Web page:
OHSU scientists using Xenopus eggs demonstrate Fanconi genes importance to DNA duplication, repair
A large, clawed frog is helping Oregon Health & Science University researchers gather a princely sum of knowledge on Fanconi anemia, a rare, genetic, cancer-susceptibility syndrome.
Scientists in the OHSU School of Medicines Department of Biochemistry and Molecular Biology are the first to report a new approach using eggs of the African clawed frog, which goes by the Latin name Xenopus laevis, to understand how the Fanconi anemia proteins ensure that DNA is replicated properly, according to a study published this month in the journal Molecular and Cellular Biology.
Jonathan Modie | EurekAlert!
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Proteins must be folded correctly to fulfill their molecular functions in cells. Molecular assistants called chaperones help proteins exploit their inbuilt folding potential and reach the correct three-dimensional structure. Researchers at the Max Planck Institute of Biochemistry (MPIB) have demonstrated that actin, the most abundant protein in higher developed cells, does not have the inbuilt potential to fold and instead requires special assistance to fold into its active state. The chaperone TRiC uses a previously undescribed mechanism to perform actin folding. The study was recently published in the journal Cell.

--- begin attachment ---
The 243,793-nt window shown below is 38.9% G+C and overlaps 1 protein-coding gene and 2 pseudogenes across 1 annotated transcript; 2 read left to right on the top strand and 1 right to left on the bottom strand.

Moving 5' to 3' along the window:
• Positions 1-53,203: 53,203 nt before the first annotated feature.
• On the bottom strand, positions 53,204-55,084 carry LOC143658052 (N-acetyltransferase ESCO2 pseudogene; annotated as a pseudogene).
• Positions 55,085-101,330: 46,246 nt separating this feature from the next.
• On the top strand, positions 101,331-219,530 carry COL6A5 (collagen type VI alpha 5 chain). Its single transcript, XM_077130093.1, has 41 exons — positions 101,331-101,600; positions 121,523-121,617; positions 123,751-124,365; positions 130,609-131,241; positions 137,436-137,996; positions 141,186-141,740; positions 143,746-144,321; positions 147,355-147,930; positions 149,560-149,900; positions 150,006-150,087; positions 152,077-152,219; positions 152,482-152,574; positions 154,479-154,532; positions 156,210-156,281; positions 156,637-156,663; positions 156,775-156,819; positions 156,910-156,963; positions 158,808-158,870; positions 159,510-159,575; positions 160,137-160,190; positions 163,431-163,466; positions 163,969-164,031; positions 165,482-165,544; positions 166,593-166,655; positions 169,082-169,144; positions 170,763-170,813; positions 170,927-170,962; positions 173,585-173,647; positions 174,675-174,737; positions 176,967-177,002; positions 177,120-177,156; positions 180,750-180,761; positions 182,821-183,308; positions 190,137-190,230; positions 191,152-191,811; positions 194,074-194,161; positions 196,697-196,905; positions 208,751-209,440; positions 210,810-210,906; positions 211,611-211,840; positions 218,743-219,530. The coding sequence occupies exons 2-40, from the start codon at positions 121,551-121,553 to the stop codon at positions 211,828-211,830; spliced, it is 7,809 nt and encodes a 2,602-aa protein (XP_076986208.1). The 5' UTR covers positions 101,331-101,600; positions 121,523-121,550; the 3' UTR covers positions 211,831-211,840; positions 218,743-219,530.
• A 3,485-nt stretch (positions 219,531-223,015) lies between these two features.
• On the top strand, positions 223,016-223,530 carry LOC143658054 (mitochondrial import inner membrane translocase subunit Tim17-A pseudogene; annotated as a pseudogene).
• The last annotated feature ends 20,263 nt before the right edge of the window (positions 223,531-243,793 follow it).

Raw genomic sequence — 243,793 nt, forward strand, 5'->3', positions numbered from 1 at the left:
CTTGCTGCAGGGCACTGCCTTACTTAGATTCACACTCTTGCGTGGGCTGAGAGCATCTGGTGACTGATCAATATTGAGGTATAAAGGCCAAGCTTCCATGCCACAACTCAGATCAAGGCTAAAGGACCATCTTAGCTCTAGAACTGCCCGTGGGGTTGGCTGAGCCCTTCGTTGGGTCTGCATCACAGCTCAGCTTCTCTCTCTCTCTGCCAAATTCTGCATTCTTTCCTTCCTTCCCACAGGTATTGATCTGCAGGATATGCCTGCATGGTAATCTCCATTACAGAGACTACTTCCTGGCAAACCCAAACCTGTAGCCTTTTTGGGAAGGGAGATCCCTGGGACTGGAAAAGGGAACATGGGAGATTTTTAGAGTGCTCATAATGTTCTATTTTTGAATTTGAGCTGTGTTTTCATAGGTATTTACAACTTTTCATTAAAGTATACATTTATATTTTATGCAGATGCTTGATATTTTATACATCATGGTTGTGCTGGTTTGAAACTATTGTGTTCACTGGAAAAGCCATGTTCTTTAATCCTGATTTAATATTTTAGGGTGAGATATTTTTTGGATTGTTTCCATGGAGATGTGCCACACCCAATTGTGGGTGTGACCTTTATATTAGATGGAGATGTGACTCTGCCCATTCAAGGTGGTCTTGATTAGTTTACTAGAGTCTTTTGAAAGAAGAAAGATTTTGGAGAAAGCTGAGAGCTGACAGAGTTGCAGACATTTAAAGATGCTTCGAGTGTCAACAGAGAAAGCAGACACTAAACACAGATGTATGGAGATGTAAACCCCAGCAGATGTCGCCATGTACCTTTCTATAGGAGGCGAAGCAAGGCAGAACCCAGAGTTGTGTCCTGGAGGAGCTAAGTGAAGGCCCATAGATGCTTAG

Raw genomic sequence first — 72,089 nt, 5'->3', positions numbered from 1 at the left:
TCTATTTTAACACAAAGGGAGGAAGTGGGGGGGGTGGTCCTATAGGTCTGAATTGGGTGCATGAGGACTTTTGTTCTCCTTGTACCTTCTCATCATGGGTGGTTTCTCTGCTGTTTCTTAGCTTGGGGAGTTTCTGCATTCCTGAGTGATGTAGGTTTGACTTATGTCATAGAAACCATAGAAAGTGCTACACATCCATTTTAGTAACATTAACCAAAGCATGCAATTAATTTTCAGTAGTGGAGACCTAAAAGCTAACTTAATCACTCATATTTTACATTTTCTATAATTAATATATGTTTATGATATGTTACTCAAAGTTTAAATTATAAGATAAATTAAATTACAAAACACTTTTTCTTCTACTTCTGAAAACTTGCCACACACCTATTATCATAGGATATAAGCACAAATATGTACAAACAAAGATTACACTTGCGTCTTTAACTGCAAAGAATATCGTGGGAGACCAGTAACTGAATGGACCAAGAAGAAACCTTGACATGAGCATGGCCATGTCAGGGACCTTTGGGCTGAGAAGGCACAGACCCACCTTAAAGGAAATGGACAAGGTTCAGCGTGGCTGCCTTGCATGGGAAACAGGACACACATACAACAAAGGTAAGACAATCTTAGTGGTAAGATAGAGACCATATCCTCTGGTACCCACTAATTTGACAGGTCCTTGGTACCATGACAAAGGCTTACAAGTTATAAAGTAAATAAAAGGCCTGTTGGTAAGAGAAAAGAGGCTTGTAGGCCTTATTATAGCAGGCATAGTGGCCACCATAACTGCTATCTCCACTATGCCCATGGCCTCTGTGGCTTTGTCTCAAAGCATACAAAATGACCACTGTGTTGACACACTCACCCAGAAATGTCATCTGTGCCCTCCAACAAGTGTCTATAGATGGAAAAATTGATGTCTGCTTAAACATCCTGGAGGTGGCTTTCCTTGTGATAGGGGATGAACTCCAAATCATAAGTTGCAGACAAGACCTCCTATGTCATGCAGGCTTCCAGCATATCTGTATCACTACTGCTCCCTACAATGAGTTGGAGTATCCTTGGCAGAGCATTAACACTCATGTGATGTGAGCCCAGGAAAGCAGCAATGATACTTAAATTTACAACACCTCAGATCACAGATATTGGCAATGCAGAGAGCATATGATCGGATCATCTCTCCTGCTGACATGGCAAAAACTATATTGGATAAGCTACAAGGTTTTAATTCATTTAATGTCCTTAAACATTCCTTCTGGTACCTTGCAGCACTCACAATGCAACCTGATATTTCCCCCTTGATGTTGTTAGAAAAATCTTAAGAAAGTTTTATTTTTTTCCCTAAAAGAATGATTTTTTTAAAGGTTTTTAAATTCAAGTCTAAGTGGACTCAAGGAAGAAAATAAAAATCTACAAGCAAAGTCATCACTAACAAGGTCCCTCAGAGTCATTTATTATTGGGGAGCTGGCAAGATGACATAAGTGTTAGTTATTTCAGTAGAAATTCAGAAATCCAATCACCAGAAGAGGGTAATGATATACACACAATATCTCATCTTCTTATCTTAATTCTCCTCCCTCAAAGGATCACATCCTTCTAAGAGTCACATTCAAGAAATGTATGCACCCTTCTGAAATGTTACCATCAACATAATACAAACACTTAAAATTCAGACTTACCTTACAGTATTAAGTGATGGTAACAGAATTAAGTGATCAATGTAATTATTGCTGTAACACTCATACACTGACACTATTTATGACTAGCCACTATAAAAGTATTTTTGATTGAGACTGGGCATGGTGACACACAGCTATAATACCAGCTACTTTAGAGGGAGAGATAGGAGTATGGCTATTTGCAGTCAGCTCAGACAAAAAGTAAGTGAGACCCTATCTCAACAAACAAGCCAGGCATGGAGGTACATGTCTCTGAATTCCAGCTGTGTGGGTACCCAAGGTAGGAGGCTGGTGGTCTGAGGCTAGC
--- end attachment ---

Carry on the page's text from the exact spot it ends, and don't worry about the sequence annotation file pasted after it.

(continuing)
Actin is the most abundant protein in highly developed cells and has diverse functions in processes like cell stabilization, cell division and muscle...
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